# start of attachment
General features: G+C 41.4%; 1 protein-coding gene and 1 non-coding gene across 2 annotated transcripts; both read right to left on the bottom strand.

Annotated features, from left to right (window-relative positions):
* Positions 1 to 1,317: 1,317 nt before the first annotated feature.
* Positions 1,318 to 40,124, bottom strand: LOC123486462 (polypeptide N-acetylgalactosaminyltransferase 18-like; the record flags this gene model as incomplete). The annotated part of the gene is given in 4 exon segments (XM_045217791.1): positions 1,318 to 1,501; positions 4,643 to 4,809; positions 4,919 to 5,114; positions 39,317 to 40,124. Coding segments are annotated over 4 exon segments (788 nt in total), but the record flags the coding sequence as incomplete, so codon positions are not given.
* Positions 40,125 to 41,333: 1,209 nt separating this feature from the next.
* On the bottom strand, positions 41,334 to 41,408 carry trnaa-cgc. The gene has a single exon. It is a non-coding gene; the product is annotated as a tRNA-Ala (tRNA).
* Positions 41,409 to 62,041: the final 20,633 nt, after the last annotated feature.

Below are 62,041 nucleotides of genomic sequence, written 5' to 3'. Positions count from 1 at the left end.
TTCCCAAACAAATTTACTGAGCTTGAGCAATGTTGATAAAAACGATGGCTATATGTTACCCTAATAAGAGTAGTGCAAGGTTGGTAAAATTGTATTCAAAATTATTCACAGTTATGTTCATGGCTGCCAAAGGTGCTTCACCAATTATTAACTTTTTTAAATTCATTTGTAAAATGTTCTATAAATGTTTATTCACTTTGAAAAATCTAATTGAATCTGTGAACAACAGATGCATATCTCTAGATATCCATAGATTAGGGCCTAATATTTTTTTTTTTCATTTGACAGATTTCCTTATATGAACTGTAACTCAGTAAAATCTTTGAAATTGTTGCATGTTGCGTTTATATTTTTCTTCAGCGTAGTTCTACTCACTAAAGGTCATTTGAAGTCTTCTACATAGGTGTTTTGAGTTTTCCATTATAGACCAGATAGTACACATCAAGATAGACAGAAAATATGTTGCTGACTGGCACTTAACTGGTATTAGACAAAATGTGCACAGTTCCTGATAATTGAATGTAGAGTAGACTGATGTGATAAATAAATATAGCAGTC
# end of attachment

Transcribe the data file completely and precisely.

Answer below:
General features: G+C 41.4%; 1 protein-coding gene and 1 non-coding gene across 2 annotated transcripts; both read right to left on the bottom strand.

Annotated features, from left to right (window-relative positions):
* Positions 1 to 1,317: 1,317 nt before the first annotated feature.
* Positions 1,318 to 40,124, bottom strand: LOC123486462 (polypeptide N-acetylgalactosaminyltransferase 18-like; the record flags this gene model as incomplete). The annotated part of the gene is given in 4 exon segments (XM_045217791.1): positions 1,318 to 1,501; positions 4,643 to 4,809; positions 4,919 to 5,114; positions 39,317 to 40,124. Coding segments are annotated over 4 exon segments (788 nt in total), but the record flags the coding sequence as incomplete, so codon positions are not given.
* Positions 40,125 to 41,333: 1,209 nt separating this feature from the next.
* On the bottom strand, positions 41,334 to 41,408 carry trnaa-cgc. The gene has a single exon. It is a non-coding gene; the product is annotated as a tRNA-Ala (tRNA).
* Positions 41,409 to 62,041: the final 20,633 nt, after the last annotated feature.

Below are 62,041 nucleotides of genomic sequence, written 5' to 3'. Positions count from 1 at the left end.
TTCCCAAACAAATTTACTGAGCTTGAGCAATGTTGATAAAAACGATGGCTATATGTTACCCTAATAAGAGTAGTGCAAGGTTGGTAAAATTGTATTCAAAATTATTCACAGTTATGTTCATGGCTGCCAAAGGTGCTTCACCAATTATTAACTTTTTTAAATTCATTTGTAAAATGTTCTATAAATGTTTATTCACTTTGAAAAATCTAATTGAATCTGTGAACAACAGATGCATATCTCTAGATATCCATAGATTAGGGCCTAATATTTTTTTTTTTCATTTGACAGATTTCCTTATATGAACTGTAACTCAGTAAAATCTTTGAAATTGTTGCATGTTGCGTTTATATTTTTCTTCAGCGTAGTTCTACTCACTAAAGGTCATTTGAAGTCTTCTACATAGGTGTTTTGAGTTTTCCATTATAGACCAGATAGTACACATCAAGATAGACAGAAAATATGTTGCTGACTGGCACTTAACTGGTATTAGACAAAATGTGCACAGTTCCTGATAATTGAATGTAGAGTAGACTGATGTGATAAATAAATATAGCAGTC